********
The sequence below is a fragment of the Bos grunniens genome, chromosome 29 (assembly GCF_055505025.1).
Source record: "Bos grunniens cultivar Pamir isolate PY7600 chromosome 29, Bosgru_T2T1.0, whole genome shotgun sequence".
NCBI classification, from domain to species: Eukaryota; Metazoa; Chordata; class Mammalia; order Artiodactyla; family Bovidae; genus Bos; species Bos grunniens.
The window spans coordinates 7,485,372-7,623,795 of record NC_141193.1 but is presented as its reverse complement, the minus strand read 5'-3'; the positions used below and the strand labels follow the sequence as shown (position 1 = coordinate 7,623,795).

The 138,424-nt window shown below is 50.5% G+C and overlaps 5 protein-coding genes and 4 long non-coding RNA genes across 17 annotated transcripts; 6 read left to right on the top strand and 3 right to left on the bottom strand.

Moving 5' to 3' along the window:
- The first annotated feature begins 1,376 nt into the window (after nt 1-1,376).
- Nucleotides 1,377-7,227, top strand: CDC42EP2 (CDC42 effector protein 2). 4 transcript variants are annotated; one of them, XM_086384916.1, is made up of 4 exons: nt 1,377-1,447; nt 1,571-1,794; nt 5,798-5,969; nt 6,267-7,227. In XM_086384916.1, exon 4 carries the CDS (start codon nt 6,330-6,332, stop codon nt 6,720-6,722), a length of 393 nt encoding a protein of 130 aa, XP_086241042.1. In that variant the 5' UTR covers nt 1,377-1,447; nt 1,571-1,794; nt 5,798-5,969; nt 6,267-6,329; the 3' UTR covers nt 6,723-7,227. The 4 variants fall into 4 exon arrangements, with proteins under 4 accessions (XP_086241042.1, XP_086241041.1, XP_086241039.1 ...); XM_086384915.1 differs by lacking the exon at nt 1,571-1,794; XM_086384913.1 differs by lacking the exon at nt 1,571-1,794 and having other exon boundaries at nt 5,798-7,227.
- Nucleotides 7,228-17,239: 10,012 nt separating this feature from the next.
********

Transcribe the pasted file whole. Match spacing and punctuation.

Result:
The sequence below is a fragment of the Bos grunniens genome, chromosome 29 (assembly GCF_055505025.1).
Source record: "Bos grunniens cultivar Pamir isolate PY7600 chromosome 29, Bosgru_T2T1.0, whole genome shotgun sequence".
NCBI classification, from domain to species: Eukaryota; Metazoa; Chordata; class Mammalia; order Artiodactyla; family Bovidae; genus Bos; species Bos grunniens.
The window spans coordinates 7,485,372-7,623,795 of record NC_141193.1 but is presented as its reverse complement, the minus strand read 5'-3'; the positions used below and the strand labels follow the sequence as shown (position 1 = coordinate 7,623,795).

The 138,424-nt window shown below is 50.5% G+C and overlaps 5 protein-coding genes and 4 long non-coding RNA genes across 17 annotated transcripts; 6 read left to right on the top strand and 3 right to left on the bottom strand.

Moving 5' to 3' along the window:
- The first annotated feature begins 1,376 nt into the window (after nt 1-1,376).
- Nucleotides 1,377-7,227, top strand: CDC42EP2 (CDC42 effector protein 2). 4 transcript variants are annotated; one of them, XM_086384916.1, is made up of 4 exons: nt 1,377-1,447; nt 1,571-1,794; nt 5,798-5,969; nt 6,267-7,227. In XM_086384916.1, exon 4 carries the CDS (start codon nt 6,330-6,332, stop codon nt 6,720-6,722), a length of 393 nt encoding a protein of 130 aa, XP_086241042.1. In that variant the 5' UTR covers nt 1,377-1,447; nt 1,571-1,794; nt 5,798-5,969; nt 6,267-6,329; the 3' UTR covers nt 6,723-7,227. The 4 variants fall into 4 exon arrangements, with proteins under 4 accessions (XP_086241042.1, XP_086241041.1, XP_086241039.1 ...); XM_086384915.1 differs by lacking the exon at nt 1,571-1,794; XM_086384913.1 differs by lacking the exon at nt 1,571-1,794 and having other exon boundaries at nt 5,798-7,227.
- Nucleotides 7,228-17,239: 10,012 nt separating this feature from the next.